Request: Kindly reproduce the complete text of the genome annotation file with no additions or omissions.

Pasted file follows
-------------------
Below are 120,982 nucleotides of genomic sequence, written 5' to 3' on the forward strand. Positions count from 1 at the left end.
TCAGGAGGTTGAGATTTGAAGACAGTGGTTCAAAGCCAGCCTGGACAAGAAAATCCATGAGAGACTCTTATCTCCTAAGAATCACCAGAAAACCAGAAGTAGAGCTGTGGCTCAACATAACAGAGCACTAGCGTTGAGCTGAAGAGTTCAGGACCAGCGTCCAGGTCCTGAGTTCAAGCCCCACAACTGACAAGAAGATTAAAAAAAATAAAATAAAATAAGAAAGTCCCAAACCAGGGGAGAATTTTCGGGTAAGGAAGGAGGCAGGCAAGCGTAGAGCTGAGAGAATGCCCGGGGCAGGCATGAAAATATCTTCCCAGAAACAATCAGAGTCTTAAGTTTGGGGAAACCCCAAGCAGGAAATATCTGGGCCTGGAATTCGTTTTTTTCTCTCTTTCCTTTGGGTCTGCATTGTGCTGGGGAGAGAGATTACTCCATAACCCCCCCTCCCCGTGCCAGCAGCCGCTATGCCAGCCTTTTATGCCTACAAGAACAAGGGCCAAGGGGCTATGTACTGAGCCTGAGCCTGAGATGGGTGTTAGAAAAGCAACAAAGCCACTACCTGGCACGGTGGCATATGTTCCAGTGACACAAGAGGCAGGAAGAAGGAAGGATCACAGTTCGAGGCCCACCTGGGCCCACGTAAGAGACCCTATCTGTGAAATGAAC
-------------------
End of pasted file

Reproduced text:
Below are 120,982 nucleotides of genomic sequence, written 5' to 3' on the forward strand. Positions count from 1 at the left end.
TCAGGAGGTTGAGATTTGAAGACAGTGGTTCAAAGCCAGCCTGGACAAGAAAATCCATGAGAGACTCTTATCTCCTAAGAATCACCAGAAAACCAGAAGTAGAGCTGTGGCTCAACATAACAGAGCACTAGCGTTGAGCTGAAGAGTTCAGGACCAGCGTCCAGGTCCTGAGTTCAAGCCCCACAACTGACAAGAAGATTAAAAAAAATAAAATAAAATAAGAAAGTCCCAAACCAGGGGAGAATTTTCGGGTAAGGAAGGAGGCAGGCAAGCGTAGAGCTGAGAGAATGCCCGGGGCAGGCATGAAAATATCTTCCCAGAAACAATCAGAGTCTTAAGTTTGGGGAAACCCCAAGCAGGAAATATCTGGGCCTGGAATTCGTTTTTTTCTCTCTTTCCTTTGGGTCTGCATTGTGCTGGGGAGAGAGATTACTCCATAACCCCCCCTCCCCGTGCCAGCAGCCGCTATGCCAGCCTTTTATGCCTACAAGAACAAGGGCCAAGGGGCTATGTACTGAGCCTGAGCCTGAGATGGGTGTTAGAAAAGCAACAAAGCCACTACCTGGCACGGTGGCATATGTTCCAGTGACACAAGAGGCAGGAAGAAGGAAGGATCACAGTTCGAGGCCCACCTGGGCCCACGTAAGAGACCCTATCTGTGAAATGAAC